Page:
Poetry Review by Liam Burke

Phil Hall, Niagara & Government (St. John's: Pedlar, 2020). Paperbound, 128 pp., $20.

Niagara & GovernmentPhil Hall’s Niagara & Government is, at its core, a collection investigating how a poem might be constructed and what it can do for the writer. From the first lines of “typo,” Hall invites us to consider the poem as a project of archaeological etymology: “the sward become skin the sweard.” Even the epigraph is so constructed: a simple twoword piece consisting of “tatibitexto,” taken from Brazilian experimental poet Haroldo de Campos, meaning “stuttertext,” and “pulsional,” borrowed again from Portuguese and from drive theory, related to the unconscious and impulsive spark within us that Freud would have called the “id.”

Far from being clever wordplay, however, Niagara & Government asks us to explore why one might arrange words in just such a way, considering the poem as a piece of architecture and how the most minor of changes can radically alter its structure, and therefore its meaning. Hall, vulnerable, offers us insight after insight into his writing
demons and his trauma. Niagara & Government is Hall’s eighteenth collection of poetry, and he reveals himself in equal measure as gifted a student as a master. He is equally comfortable drawing from French or German as he is reinventing English, and writes in response to an array of artists across media, including Joan Miró and jazz luminary Charlie Haden. Always self-aware, careful to never bloat the poem, Hall lets an exploratory and self-effacing craft bear itself out over the course of the collection.

The book is split into seven sections: some strongly conceptfocused, some only tied by their liminal exploration of related themes. Section II is the long poem “Local Produce,” which deals with the loss of youth and squandering of talent of Canada’s First World War dead and Hall’s own immigrant ancestors. Within it, Hall hints at a dissected villanelle, inviting back key phrases and lines and altering their cadence, their formulation or their surroundings, acting like a soloing drummer with wonder and reverence for the rhythm of the words he uses. Section III, a sequence entitled “Stan Dragland’s Wall,” reads as exegesis and critique: “Wall is an invite unto intricacies / that point back to a reassessment of surfaces.” The piece reimagines the mythological Green Man as a back-alley squatter in a world that has squandered its natural materials, and warns us of the ruin that must follow from mass consumption and climate change.

Section IV consists of the long poem “Bottom,” previously published as a short-run chapbook for the HIJ Reading Series. Marking a tonal shift in the collection, “Bottom” deals with Hall’s struggle with drinking, a fight Hall admits he inherited from his parents. In characteristic meta-poetry, he confronts our tendencies to dance around our issues, never confronting them: “Easier to play with words / to let language break as if clever / than to face that song no one has ever heard / we all sing to ourselves a version of.” Later, Hall speaks at length about the long tendrils of addiction and how we can remain enslaved despite declaring sobriety: “I was deaf all was bleary airless // this is Bottom I thought but was wrong / I was wearing the hole in Bottom // the bottle still had it over me / I was its tongue.”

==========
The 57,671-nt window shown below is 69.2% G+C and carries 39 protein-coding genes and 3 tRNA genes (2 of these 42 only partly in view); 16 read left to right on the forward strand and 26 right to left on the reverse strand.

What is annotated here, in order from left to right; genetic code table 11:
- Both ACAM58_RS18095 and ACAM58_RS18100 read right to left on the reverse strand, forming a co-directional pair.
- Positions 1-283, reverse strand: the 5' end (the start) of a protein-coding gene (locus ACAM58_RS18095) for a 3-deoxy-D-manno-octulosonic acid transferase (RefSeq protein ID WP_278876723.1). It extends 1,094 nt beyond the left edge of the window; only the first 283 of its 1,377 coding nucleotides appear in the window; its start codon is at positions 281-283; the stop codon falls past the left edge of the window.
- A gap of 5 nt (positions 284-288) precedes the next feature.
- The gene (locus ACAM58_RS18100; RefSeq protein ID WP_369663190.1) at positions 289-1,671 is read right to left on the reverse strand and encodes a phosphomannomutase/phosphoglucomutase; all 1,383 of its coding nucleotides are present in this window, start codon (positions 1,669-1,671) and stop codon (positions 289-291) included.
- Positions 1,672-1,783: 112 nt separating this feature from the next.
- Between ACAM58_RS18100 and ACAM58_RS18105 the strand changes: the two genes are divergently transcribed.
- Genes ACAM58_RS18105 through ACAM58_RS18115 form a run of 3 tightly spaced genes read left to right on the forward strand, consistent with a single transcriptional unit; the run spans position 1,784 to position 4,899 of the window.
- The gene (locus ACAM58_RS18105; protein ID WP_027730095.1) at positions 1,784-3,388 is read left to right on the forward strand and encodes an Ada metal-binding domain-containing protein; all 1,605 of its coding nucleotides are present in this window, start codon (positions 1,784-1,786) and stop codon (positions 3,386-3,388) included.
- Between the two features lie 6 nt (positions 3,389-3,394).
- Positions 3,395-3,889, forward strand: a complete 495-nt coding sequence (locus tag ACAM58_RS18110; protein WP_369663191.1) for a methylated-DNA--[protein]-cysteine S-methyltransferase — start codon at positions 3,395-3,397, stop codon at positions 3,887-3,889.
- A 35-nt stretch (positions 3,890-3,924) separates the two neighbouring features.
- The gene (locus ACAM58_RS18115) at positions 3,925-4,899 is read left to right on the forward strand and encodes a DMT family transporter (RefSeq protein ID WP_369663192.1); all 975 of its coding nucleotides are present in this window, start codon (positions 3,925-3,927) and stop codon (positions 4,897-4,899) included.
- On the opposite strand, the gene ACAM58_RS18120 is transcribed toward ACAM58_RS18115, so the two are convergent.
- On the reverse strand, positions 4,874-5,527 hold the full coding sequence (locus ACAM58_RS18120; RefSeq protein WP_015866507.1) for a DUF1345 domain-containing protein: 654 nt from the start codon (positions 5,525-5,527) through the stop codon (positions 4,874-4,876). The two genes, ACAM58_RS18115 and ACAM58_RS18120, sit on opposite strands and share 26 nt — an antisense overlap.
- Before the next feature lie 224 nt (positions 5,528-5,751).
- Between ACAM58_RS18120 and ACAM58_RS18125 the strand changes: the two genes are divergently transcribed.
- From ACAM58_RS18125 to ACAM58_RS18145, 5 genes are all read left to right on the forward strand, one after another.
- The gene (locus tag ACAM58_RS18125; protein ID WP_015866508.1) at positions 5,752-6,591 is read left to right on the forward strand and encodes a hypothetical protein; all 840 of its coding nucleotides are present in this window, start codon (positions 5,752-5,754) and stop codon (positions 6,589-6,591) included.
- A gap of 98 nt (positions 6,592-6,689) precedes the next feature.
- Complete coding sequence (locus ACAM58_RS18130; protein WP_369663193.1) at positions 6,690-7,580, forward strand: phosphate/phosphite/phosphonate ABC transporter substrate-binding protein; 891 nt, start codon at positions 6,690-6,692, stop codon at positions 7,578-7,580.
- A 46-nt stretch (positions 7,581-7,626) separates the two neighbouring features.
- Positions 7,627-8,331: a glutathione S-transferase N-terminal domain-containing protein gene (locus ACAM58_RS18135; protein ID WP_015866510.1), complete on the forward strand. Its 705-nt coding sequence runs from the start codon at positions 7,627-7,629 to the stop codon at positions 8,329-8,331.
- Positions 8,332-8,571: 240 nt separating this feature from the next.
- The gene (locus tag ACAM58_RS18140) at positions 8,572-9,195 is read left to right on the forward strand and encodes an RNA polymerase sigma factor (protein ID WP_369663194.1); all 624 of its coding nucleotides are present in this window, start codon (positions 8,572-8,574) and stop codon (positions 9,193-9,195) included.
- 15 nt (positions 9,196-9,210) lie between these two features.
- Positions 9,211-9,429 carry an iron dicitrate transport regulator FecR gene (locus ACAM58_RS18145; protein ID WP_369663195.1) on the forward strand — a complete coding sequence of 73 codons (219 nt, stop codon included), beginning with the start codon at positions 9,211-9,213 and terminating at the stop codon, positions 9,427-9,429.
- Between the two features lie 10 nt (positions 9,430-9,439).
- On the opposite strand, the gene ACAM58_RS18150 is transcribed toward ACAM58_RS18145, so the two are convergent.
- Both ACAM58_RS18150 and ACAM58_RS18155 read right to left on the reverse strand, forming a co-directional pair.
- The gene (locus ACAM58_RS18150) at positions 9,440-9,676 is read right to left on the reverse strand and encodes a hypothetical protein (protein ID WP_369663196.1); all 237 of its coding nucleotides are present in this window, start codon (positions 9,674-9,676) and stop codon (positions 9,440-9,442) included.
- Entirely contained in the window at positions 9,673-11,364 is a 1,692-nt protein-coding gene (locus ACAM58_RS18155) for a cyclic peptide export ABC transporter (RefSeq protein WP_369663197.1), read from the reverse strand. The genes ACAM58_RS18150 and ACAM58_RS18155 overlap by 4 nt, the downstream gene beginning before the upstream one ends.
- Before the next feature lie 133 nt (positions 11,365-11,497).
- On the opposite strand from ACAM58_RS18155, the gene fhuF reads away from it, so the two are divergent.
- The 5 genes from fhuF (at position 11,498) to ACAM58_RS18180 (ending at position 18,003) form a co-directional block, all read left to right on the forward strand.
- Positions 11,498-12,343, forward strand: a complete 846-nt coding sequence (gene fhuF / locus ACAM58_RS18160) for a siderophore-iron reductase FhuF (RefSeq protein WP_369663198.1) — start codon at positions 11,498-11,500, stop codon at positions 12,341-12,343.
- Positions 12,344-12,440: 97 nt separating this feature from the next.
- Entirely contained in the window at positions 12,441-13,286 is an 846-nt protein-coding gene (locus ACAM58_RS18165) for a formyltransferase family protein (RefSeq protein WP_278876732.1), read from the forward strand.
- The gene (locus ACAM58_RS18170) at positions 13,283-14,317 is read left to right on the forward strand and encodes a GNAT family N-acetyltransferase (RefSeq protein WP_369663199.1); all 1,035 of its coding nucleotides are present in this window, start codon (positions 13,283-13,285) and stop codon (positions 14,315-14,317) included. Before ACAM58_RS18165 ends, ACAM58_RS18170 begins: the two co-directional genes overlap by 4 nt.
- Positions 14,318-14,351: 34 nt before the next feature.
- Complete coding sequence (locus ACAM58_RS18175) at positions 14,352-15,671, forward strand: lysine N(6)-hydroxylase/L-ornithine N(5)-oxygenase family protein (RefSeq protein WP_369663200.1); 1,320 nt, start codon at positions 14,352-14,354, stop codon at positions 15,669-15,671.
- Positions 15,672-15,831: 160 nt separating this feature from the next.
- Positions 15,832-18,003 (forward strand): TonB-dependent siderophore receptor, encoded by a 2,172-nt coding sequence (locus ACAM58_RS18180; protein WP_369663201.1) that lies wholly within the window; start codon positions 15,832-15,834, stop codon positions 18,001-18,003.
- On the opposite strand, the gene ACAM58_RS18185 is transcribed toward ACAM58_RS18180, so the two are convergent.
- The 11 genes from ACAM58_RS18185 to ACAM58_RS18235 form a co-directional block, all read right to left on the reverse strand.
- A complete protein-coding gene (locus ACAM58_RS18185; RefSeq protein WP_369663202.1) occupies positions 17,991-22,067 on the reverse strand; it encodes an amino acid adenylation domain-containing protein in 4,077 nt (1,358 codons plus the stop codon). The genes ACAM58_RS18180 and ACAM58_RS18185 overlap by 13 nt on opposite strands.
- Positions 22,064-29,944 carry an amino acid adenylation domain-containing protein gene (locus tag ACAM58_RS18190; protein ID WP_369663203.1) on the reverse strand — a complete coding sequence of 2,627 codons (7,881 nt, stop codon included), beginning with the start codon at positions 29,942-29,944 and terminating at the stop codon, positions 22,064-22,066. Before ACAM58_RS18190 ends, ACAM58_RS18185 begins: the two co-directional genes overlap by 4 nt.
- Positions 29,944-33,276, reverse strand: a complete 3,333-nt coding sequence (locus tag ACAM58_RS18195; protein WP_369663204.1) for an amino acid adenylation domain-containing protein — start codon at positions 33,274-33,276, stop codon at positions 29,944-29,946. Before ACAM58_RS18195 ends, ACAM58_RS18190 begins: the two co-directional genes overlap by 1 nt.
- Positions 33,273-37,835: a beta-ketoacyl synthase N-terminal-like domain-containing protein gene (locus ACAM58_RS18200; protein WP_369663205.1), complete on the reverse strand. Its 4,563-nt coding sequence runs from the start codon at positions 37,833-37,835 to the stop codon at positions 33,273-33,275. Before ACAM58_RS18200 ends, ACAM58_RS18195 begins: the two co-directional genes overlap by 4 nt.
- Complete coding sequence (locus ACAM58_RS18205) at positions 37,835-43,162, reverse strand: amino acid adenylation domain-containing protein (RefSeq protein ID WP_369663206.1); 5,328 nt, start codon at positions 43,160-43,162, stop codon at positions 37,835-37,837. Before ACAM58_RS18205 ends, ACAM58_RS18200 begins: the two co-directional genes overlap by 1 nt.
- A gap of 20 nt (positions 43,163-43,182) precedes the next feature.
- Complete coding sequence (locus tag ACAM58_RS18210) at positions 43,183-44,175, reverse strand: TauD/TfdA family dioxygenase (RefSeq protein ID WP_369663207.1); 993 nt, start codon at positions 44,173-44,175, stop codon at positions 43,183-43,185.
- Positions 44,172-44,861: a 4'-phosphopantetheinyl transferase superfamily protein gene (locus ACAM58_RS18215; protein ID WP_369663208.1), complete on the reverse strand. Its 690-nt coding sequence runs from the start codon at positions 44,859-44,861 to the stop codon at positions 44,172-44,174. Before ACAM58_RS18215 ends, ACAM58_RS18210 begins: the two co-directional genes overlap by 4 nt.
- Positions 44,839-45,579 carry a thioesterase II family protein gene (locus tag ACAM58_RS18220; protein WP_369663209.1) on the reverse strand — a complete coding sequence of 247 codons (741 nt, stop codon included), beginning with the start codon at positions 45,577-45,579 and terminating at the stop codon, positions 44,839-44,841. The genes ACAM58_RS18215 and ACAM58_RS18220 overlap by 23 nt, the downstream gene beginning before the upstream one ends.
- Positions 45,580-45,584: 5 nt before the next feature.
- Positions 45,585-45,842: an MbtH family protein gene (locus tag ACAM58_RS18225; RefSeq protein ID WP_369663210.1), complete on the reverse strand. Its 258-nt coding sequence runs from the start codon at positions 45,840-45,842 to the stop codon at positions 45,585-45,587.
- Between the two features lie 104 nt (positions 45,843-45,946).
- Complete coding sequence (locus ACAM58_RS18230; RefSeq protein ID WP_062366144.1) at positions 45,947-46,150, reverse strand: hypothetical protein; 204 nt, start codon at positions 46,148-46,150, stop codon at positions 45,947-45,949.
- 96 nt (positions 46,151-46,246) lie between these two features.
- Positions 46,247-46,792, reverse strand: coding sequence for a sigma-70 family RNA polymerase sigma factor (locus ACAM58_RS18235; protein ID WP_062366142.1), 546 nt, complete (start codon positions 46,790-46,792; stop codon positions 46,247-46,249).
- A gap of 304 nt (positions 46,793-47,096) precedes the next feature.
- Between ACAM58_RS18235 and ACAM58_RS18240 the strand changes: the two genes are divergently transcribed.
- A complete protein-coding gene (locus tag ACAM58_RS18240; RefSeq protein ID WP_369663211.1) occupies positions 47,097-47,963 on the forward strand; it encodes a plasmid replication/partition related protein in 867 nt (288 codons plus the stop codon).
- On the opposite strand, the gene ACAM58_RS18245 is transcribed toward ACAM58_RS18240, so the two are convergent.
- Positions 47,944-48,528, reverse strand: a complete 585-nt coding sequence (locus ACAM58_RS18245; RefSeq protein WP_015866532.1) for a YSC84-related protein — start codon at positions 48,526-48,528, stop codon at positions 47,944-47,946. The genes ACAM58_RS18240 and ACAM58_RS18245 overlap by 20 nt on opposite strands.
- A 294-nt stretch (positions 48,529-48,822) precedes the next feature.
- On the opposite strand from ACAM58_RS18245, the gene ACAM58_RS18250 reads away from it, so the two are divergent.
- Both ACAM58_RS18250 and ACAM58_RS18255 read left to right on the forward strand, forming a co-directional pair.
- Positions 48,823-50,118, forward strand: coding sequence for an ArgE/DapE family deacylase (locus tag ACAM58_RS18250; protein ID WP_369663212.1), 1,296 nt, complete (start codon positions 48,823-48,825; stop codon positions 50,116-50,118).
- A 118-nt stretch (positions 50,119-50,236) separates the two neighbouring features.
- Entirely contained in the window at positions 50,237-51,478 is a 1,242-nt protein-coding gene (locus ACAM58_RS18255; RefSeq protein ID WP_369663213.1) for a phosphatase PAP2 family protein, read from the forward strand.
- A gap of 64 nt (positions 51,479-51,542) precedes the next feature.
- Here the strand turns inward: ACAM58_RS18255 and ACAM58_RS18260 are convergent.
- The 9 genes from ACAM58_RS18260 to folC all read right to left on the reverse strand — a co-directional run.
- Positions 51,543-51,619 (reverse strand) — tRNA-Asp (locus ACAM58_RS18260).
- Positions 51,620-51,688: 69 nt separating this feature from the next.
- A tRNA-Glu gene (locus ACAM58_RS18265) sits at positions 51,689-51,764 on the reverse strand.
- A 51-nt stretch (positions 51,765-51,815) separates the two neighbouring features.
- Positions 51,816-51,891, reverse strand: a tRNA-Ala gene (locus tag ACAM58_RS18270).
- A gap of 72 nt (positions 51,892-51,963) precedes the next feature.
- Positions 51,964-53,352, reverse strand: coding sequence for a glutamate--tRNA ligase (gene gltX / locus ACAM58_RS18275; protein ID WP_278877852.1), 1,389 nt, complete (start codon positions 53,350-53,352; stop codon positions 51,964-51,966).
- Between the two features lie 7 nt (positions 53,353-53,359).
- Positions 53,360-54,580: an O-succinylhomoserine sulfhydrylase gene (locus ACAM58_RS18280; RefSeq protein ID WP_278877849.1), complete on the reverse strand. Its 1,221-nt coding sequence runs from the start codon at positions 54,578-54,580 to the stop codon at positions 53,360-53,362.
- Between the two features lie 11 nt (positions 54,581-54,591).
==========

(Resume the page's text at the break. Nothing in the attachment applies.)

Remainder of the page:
After “Bottom,” we are laid bare, no conversation taboo. Through the back half of the book, Hall explores the poem as a way of carving into old wounds to heal. He revisits the confessional through the pastoral to ruminate on the inevitability of intergenerational trauma and the symmetry of history. In “Dream Babies,” he imagines his parents as his oldest children, invoking and subverting Heraclitus’ river which we can never step into twice. He explores his broken relationship with his son in “Primitive” and in “Distance Is Health,” works of letting go that explore how to forgive and forget by degrees. At his most unflinchingly candid, in “Ars Poetica,” Hall discusses his experience of abuse as a child. Even in this moment, he is darkly humorous and with an eye on the future, invoking the very process of writing, making art from suffering, to make sense of the damage and to try to find some way to cast it forward.

These are not pieces that will shout their meaning from rooftops, nor reveal all of their secrets at once. It can be easy to become lost in the simple joy of Hall’s wordplay; after all, poetry of this weight rarely allows us to breathe as often as Hall lets us. Still, these are poems that demand careful attention, with stories within stories to be told to the patient listener. The last piece in the collection, “A Great Beauty,” sees Hall taking stock of all the beauty he can find: “yet despite everything
we still love our small blunt first words / they only look simple but are perennial riddles fingerings / we still find in words like union or campesino the great beauty / & elegance & defiance they had.” Yet this is not a collection that often attempts to spin joy and beauty from trauma, to snatch colour from its jaws. Occasionally, it demands that we sit in uncomfortable silence with its messages. If there is one lesson we should take away from Niagara & Government, it is that healing in full is sometimes impossible; sometimes, survival and persistence are as much as we can hope for.


—Liam Burke

As in The Malahat Review, 213, winter 2020